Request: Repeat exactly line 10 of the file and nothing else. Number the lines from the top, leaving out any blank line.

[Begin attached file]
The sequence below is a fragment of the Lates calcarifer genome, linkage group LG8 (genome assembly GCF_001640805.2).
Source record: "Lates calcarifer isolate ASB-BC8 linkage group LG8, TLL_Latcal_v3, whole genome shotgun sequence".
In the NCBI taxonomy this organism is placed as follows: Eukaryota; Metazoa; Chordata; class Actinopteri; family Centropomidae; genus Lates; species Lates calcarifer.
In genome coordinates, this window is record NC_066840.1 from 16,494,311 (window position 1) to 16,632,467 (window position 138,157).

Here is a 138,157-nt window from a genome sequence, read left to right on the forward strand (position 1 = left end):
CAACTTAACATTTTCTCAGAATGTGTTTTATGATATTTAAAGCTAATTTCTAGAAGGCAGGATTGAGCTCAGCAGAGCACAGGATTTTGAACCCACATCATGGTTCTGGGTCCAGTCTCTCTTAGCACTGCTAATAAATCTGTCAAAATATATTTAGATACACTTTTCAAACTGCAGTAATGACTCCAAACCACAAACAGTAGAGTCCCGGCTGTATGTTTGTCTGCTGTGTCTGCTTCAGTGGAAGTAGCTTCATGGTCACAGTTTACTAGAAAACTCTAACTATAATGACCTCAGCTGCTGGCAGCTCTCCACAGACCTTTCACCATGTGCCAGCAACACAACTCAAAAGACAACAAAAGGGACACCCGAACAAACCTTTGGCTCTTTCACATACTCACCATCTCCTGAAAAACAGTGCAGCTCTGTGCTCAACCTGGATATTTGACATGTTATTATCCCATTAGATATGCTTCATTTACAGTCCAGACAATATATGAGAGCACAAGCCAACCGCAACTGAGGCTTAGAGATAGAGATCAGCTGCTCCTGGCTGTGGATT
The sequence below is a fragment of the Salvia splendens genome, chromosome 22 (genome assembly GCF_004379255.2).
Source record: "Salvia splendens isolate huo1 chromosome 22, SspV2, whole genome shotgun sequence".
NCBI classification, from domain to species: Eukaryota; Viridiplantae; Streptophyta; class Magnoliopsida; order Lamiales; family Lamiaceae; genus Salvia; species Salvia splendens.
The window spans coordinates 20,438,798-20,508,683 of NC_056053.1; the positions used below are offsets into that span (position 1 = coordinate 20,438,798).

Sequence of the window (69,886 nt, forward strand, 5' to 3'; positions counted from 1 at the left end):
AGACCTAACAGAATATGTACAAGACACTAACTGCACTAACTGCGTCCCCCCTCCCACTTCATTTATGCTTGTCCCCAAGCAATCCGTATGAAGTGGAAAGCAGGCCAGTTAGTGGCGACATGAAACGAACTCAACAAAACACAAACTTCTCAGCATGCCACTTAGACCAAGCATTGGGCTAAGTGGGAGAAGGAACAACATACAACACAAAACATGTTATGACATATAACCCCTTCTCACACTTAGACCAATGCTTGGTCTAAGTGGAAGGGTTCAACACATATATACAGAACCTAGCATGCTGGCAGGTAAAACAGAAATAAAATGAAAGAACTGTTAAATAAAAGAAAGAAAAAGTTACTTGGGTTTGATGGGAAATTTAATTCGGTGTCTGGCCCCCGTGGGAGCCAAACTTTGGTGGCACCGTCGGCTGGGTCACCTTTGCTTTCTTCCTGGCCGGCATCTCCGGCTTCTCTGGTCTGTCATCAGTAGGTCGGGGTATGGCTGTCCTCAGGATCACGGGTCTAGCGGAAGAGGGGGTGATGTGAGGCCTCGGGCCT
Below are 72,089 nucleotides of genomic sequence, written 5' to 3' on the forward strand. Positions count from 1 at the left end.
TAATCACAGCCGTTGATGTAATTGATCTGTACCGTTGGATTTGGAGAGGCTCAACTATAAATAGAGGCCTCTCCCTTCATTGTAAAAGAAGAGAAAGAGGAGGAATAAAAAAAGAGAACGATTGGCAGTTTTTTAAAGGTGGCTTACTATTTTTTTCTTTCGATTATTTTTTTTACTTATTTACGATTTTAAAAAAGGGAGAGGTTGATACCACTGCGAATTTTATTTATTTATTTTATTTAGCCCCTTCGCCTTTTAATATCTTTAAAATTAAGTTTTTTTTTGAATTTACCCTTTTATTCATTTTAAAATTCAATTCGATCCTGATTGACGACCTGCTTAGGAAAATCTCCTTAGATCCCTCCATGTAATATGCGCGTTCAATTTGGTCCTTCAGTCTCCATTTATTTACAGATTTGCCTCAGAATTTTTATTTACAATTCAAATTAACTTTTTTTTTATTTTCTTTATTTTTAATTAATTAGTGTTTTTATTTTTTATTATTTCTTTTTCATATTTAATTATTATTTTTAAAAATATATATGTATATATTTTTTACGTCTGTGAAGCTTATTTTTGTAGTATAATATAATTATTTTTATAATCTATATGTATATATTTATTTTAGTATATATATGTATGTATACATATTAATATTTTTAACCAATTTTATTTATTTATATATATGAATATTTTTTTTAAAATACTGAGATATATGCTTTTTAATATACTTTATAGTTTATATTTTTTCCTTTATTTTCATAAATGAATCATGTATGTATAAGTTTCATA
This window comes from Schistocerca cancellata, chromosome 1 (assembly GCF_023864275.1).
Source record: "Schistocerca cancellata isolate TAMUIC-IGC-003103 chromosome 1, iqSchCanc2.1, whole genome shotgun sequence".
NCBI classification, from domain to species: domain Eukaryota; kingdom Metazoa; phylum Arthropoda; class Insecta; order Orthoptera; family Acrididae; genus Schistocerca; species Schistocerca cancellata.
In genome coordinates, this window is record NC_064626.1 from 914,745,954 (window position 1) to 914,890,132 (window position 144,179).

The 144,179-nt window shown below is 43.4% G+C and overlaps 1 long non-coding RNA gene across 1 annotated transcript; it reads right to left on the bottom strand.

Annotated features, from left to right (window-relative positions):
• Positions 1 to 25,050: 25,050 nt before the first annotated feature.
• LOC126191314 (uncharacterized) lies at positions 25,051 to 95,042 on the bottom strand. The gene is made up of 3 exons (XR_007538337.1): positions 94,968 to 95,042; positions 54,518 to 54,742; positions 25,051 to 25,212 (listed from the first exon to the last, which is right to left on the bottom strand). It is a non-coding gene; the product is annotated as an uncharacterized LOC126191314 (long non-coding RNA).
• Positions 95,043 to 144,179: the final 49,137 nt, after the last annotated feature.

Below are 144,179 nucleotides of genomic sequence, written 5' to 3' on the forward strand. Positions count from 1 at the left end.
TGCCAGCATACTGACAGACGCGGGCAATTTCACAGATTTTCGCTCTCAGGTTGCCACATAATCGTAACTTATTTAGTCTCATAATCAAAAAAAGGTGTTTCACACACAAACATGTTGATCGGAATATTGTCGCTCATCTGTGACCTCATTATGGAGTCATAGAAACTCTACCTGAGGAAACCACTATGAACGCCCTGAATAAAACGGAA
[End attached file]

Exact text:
The window spans coordinates 20,438,798-20,508,683 of NC_056053.1; the positions used below are offsets into that span (position 1 = coordinate 20,438,798).